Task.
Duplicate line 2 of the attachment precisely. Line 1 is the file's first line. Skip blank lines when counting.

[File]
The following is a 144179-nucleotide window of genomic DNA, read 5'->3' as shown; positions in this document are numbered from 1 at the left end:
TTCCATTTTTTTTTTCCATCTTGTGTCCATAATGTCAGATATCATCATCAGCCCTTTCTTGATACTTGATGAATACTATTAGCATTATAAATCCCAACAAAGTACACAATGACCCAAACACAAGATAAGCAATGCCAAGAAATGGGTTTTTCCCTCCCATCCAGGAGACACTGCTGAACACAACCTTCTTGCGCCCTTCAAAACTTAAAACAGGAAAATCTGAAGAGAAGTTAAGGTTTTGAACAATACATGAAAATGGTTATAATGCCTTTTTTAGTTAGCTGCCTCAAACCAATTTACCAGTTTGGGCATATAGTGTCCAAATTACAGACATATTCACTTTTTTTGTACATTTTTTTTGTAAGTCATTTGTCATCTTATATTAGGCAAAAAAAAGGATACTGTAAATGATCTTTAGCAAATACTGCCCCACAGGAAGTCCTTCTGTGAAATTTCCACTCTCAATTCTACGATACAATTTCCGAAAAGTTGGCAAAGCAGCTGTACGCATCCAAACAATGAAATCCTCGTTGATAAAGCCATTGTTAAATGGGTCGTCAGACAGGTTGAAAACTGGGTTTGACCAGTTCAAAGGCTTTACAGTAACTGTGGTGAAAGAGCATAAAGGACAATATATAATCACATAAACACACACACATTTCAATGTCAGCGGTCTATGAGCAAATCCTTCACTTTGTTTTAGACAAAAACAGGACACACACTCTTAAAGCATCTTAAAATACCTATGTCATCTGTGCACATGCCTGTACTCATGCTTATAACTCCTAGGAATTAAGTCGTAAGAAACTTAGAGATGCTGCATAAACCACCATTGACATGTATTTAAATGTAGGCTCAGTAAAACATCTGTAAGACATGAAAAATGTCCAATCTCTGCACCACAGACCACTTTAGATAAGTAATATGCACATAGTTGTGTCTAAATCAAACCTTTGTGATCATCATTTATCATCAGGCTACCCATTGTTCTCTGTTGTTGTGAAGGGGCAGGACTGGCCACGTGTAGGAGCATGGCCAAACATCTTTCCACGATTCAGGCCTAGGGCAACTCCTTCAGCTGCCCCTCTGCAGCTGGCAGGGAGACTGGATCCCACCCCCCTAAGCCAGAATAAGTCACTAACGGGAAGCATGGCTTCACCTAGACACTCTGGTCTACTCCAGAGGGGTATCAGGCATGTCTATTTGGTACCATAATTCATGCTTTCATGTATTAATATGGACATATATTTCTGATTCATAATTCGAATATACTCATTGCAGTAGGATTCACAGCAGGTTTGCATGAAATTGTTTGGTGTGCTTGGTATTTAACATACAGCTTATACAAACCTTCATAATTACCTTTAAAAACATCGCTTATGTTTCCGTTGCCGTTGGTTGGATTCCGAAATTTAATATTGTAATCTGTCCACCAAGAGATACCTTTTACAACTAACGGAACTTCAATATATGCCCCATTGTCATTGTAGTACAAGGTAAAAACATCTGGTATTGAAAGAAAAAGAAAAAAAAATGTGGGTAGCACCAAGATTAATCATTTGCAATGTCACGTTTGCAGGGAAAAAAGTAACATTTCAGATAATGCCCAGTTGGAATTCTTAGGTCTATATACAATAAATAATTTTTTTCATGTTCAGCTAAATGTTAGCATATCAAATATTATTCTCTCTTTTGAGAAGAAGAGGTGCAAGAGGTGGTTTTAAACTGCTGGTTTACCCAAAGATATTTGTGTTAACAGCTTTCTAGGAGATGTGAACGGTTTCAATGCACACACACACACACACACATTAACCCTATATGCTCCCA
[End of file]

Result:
TTCCATTTTTTTTTTCCATCTTGTGTCCATAATGTCAGATATCATCATCAGCCCTTTCTTGATACTTGATGAATACTATTAGCATTATAAATCCCAACAAAGTACACAATGACCCAAACACAAGATAAGCAATGCCAAGAAATGGGTTTTTCCCTCCCATCCAGGAGACACTGCTGAACACAACCTTCTTGCGCCCTTCAAAACTTAAAACAGGAAAATCTGAAGAGAAGTTAAGGTTTTGAACAATACATGAAAATGGTTATAATGCCTTTTTTAGTTAGCTGCCTCAAACCAATTTACCAGTTTGGGCATATAGTGTCCAAATTACAGACATATTCACTTTTTTTGTACATTTTTTTTGTAAGTCATTTGTCATCTTATATTAGGCAAAAAAAAGGATACTGTAAATGATCTTTAGCAAATACTGCCCCACAGGAAGTCCTTCTGTGAAATTTCCACTCTCAATTCTACGATACAATTTCCGAAAAGTTGGCAAAGCAGCTGTACGCATCCAAACAATGAAATCCTCGTTGATAAAGCCATTGTTAAATGGGTCGTCAGACAGGTTGAAAACTGGGTTTGACCAGTTCAAAGGCTTTACAGTAACTGTGGTGAAAGAGCATAAAGGACAATATATAATCACATAAACACACACACATTTCAATGTCAGCGGTCTATGAGCAAATCCTTCACTTTGTTTTAGACAAAAACAGGACACACACTCTTAAAGCATCTTAAAATACCTATGTCATCTGTGCACATGCCTGTACTCATGCTTATAACTCCTAGGAATTAAGTCGTAAGAAACTTAGAGATGCTGCATAAACCACCATTGACATGTATTTAAATGTAGGCTCAGTAAAACATCTGTAAGACATGAAAAATGTCCAATCTCTGCACCACAGACCACTTTAGATAAGTAATATGCACATAGTTGTGTCTAAATCAAACCTTTGTGATCATCATTTATCATCAGGCTACCCATTGTTCTCTGTTGTTGTGAAGGGGCAGGACTGGCCACGTGTAGGAGCATGGCCAAACATCTTTCCACGATTCAGGCCTAGGGCAACTCCTTCAGCTGCCCCTCTGCAGCTGGCAGGGAGACTGGATCCCACCCCCCTAAGCCAGAATAAGTCACTAACGGGAAGCATGGCTTCACCTAGACACTCTGGTCTACTCCAGAGGGGTATCAGGCATGTCTATTTGGTACCATAATTCATGCTTTCATGTATTAATATGGACATATATTTCTGATTCATAATTCGAATATACTCATTGCAGTAGGATTCACAGCAGGTTTGCATGAAATTGTTTGGTGTGCTTGGTATTTAACATACAGCTTATACAAACCTTCATAATTACCTTTAAAAACATCGCTTATGTTTCCGTTGCCGTTGGTTGGATTCCGAAATTTAATATTGTAATCTGTCCACCAAGAGATACCTTTTACAACTAACGGAACTTCAATATATGCCCCATTGTCATTGTAGTACAAGGTAAAAACATCTGGTATTGAAAGAAAAAGAAAAAAAAATGTGGGTAGCACCAAGATTAATCATTTGCAATGTCACGTTTGCAGGGAAAAAAGTAACATTTCAGATAATGCCCAGTTGGAATTCTTAGGTCTATATACAATAAATAATTTTTTTCATGTTCAGCTAAATGTTAGCATATCAAATATTATTCTCTCTTTTGAGAAGAAGAGGTGCAAGAGGTGGTTTTAAACTGCTGGTTTACCCAAAGATATTTGTGTTAACAGCTTTCTAGGAGATGTGAACGGTTTCAATGCACACACACACACACACACATTAACCCTATATGCTCCCA